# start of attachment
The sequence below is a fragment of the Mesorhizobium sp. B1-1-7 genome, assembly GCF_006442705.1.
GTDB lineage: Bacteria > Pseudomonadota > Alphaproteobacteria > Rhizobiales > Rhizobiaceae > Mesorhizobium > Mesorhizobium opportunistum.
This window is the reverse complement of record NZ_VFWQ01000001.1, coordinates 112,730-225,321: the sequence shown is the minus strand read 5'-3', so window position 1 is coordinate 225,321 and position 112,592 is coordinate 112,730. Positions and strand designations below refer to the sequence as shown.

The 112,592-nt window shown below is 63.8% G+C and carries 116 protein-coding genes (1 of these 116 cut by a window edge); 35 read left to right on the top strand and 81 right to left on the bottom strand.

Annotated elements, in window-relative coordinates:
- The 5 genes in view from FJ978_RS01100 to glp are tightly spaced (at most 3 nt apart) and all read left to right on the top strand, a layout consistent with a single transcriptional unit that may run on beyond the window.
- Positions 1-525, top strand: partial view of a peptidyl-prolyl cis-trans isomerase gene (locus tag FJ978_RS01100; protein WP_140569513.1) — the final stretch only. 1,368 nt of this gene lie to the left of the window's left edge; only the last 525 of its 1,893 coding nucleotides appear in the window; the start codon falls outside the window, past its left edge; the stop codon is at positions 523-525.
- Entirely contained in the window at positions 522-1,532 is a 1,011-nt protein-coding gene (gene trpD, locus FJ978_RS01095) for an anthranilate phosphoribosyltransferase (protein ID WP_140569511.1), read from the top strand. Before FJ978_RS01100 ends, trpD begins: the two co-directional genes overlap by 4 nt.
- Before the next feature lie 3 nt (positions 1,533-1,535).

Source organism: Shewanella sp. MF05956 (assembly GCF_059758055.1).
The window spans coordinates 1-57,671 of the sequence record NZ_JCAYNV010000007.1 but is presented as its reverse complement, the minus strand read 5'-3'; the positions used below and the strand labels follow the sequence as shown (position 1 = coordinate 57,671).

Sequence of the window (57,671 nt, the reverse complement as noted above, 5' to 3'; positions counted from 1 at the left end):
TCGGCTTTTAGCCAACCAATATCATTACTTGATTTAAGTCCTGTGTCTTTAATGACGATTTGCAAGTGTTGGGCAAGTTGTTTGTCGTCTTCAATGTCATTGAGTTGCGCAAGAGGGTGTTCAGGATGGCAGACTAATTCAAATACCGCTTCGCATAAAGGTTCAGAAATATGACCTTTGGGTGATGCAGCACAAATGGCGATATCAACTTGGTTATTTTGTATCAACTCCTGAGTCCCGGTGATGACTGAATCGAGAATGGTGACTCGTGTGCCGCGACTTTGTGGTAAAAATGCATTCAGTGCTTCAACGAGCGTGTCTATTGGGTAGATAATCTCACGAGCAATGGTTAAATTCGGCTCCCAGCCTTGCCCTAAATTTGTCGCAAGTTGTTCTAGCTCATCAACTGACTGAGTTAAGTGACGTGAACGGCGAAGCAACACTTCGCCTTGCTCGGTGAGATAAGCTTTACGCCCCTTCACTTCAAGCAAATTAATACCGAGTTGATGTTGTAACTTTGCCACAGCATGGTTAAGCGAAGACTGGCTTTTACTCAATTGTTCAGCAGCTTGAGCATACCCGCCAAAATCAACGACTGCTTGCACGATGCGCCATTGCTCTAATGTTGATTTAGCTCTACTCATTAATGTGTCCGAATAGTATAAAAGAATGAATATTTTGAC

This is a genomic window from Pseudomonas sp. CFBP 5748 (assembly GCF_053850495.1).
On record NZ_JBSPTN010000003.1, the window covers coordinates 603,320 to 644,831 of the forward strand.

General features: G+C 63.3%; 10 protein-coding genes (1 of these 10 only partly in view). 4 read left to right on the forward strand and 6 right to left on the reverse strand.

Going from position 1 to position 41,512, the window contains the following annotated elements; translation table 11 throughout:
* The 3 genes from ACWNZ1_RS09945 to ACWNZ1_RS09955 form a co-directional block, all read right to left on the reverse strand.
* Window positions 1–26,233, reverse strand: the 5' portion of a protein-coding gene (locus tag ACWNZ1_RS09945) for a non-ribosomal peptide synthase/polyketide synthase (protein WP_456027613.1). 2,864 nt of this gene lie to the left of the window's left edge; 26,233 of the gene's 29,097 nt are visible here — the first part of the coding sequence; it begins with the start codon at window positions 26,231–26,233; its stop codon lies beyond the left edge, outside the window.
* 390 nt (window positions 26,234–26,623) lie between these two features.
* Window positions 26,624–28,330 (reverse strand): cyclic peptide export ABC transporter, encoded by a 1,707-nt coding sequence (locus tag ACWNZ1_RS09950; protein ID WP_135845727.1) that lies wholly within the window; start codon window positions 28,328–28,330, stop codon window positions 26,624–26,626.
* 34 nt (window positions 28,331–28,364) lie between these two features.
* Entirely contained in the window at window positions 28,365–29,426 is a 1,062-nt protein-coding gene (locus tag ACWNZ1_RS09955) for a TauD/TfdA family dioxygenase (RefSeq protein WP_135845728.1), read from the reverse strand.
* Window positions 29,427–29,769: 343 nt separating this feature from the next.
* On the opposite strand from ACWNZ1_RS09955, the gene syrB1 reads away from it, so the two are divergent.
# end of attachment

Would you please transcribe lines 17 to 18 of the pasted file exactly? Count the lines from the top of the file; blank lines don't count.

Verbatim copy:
Going from position 1 to position 41,512, the window contains the following annotated elements; translation table 11 throughout:
* The 3 genes from ACWNZ1_RS09945 to ACWNZ1_RS09955 form a co-directional block, all read right to left on the reverse strand.